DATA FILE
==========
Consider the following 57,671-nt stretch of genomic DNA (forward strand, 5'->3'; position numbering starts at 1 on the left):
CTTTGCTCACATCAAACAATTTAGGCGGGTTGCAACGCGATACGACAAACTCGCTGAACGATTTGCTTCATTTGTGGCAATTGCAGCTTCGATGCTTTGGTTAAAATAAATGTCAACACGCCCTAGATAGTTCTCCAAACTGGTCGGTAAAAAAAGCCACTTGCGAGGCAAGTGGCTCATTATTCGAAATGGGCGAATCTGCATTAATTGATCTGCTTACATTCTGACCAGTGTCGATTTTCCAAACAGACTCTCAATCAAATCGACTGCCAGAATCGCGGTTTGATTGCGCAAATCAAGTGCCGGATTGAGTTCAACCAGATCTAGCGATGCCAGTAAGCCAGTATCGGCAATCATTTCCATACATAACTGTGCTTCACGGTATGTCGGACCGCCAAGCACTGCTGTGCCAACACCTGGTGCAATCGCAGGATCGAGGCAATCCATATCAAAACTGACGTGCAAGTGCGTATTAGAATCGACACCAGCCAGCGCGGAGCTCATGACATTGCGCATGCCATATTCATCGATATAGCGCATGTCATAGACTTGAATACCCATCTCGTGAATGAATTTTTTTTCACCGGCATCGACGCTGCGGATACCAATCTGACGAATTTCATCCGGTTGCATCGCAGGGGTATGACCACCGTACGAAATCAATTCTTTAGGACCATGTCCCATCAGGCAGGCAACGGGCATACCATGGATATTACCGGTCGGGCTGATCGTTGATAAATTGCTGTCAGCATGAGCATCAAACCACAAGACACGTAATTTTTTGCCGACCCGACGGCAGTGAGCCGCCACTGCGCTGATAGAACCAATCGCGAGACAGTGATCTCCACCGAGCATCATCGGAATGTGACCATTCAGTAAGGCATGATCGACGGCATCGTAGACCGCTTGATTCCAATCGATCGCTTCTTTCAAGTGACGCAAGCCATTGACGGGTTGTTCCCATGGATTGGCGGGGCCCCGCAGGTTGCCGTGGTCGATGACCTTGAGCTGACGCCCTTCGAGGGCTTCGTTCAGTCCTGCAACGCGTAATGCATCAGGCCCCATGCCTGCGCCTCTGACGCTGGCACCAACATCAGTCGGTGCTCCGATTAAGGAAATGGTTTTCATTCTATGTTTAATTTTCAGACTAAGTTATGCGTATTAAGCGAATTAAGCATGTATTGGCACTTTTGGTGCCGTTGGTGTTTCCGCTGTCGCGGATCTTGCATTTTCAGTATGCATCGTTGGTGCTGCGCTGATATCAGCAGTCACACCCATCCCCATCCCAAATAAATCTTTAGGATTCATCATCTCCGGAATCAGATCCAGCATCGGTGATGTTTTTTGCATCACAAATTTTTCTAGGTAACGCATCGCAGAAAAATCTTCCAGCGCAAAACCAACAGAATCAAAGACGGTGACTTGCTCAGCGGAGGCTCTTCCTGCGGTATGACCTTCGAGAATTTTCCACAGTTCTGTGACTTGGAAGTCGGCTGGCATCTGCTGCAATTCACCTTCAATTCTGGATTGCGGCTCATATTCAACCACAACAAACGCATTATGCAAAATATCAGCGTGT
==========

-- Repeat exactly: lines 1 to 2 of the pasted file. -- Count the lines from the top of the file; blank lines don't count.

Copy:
Consider the following 57,671-nt stretch of genomic DNA (forward strand, 5'->3'; position numbering starts at 1 on the left):
CTTTGCTCACATCAAACAATTTAGGCGGGTTGCAACGCGATACGACAAACTCGCTGAACGATTTGCTTCATTTGTGGCAATTGCAGCTTCGATGCTTTGGTTAAAATAAATGTCAACACGCCCTAGATAGTTCTCCAAACTGGTCGGTAAAAAAAGCCACTTGCGAGGCAAGTGGCTCATTATTCGAAATGGGCGAATCTGCATTAATTGATCTGCTTACATTCTGACCAGTGTCGATTTTCCAAACAGACTCTCAATCAAATCGACTGCCAGAATCGCGGTTTGATTGCGCAAATCAAGTGCCGGATTGAGTTCAACCAGATCTAGCGATGCCAGTAAGCCAGTATCGGCAATCATTTCCATACATAACTGTGCTTCACGGTATGTCGGACCGCCAAGCACTGCTGTGCCAACACCTGGTGCAATCGCAGGATCGAGGCAATCCATATCAAAACTGACGTGCAAGTGCGTATTAGAATCGACACCAGCCAGCGCGGAGCTCATGACATTGCGCATGCCATATTCATCGATATAGCGCATGTCATAGACTTGAATACCCATCTCGTGAATGAATTTTTTTTCACCGGCATCGACGCTGCGGATACCAATCTGACGAATTTCATCCGGTTGCATCGCAGGGGTATGACCACCGTACGAAATCAATTCTTTAGGACCATGTCCCATCAGGCAGGCAACGGGCATACCATGGATATTACCGGTCGGGCTGATCGTTGATAAATTGCTGTCAGCATGAGCATCAAACCACAAGACACGTAATTTTTTGCCGACCCGACGGCAGTGAGCCGCCACTGCGCTGATAGAACCAATCGCGAGACAGTGATCTCCACCGAGCATCATCGGAATGTGACCATTCAGTAAGGCATGATCGACGGCATCGTAGACCGCTTGATTCCAATCGATCGCTTCTTTCAAGTGACGCAAGCCATTGACGGGTTGTTCCCATGGATTGGCGGGGCCCCGCAGGTTGCCGTGGTCGATGACCTTGAGCTGACGCCCTTCGAGGGCTTCGTTCAGTCCTGCAACGCGTAATGCATCAGGCCCCATGCCTGCGCCTCTGACGCTGGCACCAACATCAGTCGGTGCTCCGATTAAGGAAATGGTTTTCATTCTATGTTTAATTTTCAGACTAAGTTATGCGTATTAAGCGAATTAAGCATGTATTGGCACTTTTGGTGCCGTTGGTGTTTCCGCTGTCGCGGATCTTGCATTTTCAGTATGCATCGTTGGTGCTGCGCTGATATCAGCAGTCACACCCATCCCCATCCCAAATAAATCTTTAGGATTCATCATCTCCGGAATCAGATCCAGCATCGGTGATGTTTTTTGCATCACAAATTTTTCTAGGTAACGCATCGCAGAAAAATCTTCCAGCGCAAAACCAACAGAATCAAAGACGGTGACTTGCTCAGCGGAGGCTCTTCCTGCGGTATGACCTTCGAGAATTTTCCACAGTTCTGTGACTTGGAAGTCGGCTGGCATCTGCTGCAATTCACCTTCAATTCTGGATTGCGGCTCATATTCAACCACAACAAACGCATTATGCAAAATATCAGCGTGT